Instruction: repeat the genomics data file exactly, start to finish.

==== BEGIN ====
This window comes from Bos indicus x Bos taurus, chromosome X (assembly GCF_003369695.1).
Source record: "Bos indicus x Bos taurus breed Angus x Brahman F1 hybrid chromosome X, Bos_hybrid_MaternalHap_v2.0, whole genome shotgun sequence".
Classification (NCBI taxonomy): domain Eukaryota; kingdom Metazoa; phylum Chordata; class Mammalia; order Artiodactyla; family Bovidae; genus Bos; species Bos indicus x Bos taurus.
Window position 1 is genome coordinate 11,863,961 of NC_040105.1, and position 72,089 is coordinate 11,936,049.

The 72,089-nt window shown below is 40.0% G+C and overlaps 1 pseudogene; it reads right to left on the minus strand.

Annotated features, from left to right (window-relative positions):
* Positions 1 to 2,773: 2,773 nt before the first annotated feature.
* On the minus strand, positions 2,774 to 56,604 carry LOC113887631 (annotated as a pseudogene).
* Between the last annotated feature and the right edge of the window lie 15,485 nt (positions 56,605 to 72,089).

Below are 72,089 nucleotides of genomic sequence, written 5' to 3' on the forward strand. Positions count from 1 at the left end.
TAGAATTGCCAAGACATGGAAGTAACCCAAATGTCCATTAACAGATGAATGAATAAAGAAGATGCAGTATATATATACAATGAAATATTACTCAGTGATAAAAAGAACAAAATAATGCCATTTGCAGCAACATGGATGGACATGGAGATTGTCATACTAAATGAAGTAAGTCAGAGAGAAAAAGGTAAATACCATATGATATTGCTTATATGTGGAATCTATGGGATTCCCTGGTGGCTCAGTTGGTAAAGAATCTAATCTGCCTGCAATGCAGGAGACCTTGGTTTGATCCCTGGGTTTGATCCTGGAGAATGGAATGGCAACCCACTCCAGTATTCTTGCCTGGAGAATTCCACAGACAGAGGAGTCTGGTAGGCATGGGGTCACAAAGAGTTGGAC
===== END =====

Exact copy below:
This window comes from Bos indicus x Bos taurus, chromosome X (assembly GCF_003369695.1).
Source record: "Bos indicus x Bos taurus breed Angus x Brahman F1 hybrid chromosome X, Bos_hybrid_MaternalHap_v2.0, whole genome shotgun sequence".
Classification (NCBI taxonomy): domain Eukaryota; kingdom Metazoa; phylum Chordata; class Mammalia; order Artiodactyla; family Bovidae; genus Bos; species Bos indicus x Bos taurus.
Window position 1 is genome coordinate 11,863,961 of NC_040105.1, and position 72,089 is coordinate 11,936,049.

The 72,089-nt window shown below is 40.0% G+C and overlaps 1 pseudogene; it reads right to left on the minus strand.

Annotated features, from left to right (window-relative positions):
* Positions 1 to 2,773: 2,773 nt before the first annotated feature.
* On the minus strand, positions 2,774 to 56,604 carry LOC113887631 (annotated as a pseudogene).
* Between the last annotated feature and the right edge of the window lie 15,485 nt (positions 56,605 to 72,089).

Below are 72,089 nucleotides of genomic sequence, written 5' to 3' on the forward strand. Positions count from 1 at the left end.
TAGAATTGCCAAGACATGGAAGTAACCCAAATGTCCATTAACAGATGAATGAATAAAGAAGATGCAGTATATATATACAATGAAATATTACTCAGTGATAAAAAGAACAAAATAATGCCATTTGCAGCAACATGGATGGACATGGAGATTGTCATACTAAATGAAGTAAGTCAGAGAGAAAAAGGTAAATACCATATGATATTGCTTATATGTGGAATCTATGGGATTCCCTGGTGGCTCAGTTGGTAAAGAATCTAATCTGCCTGCAATGCAGGAGACCTTGGTTTGATCCCTGGGTTTGATCCTGGAGAATGGAATGGCAACCCACTCCAGTATTCTTGCCTGGAGAATTCCACAGACAGAGGAGTCTGGTAGGCATGGGGTCACAAAGAGTTGGAC